The Death of my Cousin and the Things that Really Matter

Exactly a week ago today, I received the most dreadful news one can ever take – my cousin’s dead. He was shot in the head and was immediately rushed in the hospital in the hopes of saving him. But we still lost him. I can only imagine what happened to him from my relatives’ tales – his blood flowing all over the place and over his companion’s body who was with him during that time, how he was rushed in the best hospital in our town, how my mother hoped he will be fine and how he totally said goodbye. In an instant, he was gone. He was young, not to mention good looking. He had lots of dreams to pursue on top of the success he has accomplished. But he was gone. He will never return but he left me thoughts and things that I think, really matter.

Some people around me who learned of the sad news asked, “Were you close with him?” I cannot help but feel sad and somehow offended by the question. I feel sad because the truth of the matter is, we were not close. Being both introverts of the family, we were both the quiet ones who will just laugh along and smile along. However, I think that it is ridiculous to base my grief to the frequency of our talks or meeting. Maybe to some, learning about a death of a person who’s not close to them does not break their hearts into pieces. But my heart is different. My heart that breaks with the simplest injustice in our society mourns deeply in his death. Does it matter if we were close? I think not. What matters is that I love him.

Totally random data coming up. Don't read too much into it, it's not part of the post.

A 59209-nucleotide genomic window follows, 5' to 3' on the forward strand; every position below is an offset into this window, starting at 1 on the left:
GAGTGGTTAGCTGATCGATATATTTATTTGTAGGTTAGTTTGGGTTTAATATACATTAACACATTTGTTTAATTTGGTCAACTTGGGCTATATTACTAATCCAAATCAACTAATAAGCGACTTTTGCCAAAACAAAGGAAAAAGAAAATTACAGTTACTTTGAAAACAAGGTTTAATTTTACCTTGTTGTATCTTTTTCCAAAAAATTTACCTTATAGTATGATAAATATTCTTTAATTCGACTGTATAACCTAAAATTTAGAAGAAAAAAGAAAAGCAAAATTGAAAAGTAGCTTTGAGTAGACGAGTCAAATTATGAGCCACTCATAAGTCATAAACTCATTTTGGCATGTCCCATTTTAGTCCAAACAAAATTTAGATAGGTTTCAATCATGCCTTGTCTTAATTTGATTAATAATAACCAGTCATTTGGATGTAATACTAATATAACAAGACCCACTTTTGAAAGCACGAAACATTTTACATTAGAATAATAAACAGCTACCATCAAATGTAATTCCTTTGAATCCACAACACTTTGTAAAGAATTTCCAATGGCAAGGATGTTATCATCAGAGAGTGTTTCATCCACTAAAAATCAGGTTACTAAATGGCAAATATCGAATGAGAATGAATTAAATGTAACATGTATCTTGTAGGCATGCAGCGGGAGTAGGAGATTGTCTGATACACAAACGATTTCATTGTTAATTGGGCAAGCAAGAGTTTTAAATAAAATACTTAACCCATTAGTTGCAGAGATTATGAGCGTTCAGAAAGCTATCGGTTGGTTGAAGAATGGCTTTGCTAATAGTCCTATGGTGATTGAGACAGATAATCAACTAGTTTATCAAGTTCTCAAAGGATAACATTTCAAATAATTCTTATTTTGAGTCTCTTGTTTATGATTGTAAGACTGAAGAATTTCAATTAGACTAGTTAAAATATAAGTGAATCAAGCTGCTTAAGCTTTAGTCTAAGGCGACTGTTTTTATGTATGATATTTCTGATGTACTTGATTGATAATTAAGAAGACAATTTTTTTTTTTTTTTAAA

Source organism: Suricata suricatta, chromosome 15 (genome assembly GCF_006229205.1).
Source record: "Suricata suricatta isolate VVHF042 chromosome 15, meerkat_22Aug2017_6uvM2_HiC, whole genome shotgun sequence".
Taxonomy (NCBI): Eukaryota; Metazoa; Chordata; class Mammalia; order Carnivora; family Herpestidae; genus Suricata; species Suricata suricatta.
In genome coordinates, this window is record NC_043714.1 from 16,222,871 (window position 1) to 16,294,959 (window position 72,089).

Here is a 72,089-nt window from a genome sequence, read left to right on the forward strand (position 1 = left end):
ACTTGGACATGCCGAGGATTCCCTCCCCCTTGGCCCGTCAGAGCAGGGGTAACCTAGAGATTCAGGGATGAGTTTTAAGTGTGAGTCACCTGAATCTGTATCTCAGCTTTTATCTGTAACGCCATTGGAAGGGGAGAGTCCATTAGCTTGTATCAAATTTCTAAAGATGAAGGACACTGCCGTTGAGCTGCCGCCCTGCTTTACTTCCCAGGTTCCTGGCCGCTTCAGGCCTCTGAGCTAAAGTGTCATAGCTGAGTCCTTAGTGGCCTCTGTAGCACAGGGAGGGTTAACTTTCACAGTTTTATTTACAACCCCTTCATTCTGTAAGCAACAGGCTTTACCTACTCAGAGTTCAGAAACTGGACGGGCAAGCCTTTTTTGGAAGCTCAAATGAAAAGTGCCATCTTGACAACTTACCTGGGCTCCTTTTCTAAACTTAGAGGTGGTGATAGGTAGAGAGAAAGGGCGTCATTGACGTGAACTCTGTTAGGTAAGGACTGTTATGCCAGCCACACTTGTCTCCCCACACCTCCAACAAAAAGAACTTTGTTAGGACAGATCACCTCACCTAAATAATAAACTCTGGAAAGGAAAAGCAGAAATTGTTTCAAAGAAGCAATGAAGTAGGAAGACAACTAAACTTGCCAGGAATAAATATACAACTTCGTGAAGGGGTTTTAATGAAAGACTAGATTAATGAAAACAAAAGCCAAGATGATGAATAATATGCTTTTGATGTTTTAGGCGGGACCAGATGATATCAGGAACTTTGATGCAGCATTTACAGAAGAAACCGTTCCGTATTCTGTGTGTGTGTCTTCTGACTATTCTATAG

On the day he died, nobody saw what really happened. Even if our neighbor gossipers talk of what happened as if they were in the scene, believe me, nobody saw what happened. Nobody knows the entire story and so the first question that baffled us was how did he die? I personally grapple for answers and tried to come up with a story that my mind and my heart can accept. But all I want to hear is the truth, the truth that may never reveal itself. Does it matter how he died? I think it is more important to think and always remember how he lived. He lived with passion for what he does. His friends told us how hardworking and committed to work he was. I also remember my mother telling me how my cousin got irritated at someone who was offering him money in exchange for something. Wow, I said to myself then, I have a new inspiration in serving in the government. He was an upright public servant, a decent man and I am just so proud of him.

My cousin was generally a silent person. Does it matter if in his lifetime, he talked so little? I don’t think so. I know behind his silence is a great love for his family and for the nation – two of the best things that fuel his everyday life. I would like to believe that in his silence, there are hardships he endured, successes he savored, pains he overcame and love he deeply felt.

On the day when we said our last goodbye, all I managed to say were: Bye. Rest in peace. Till we meet again.

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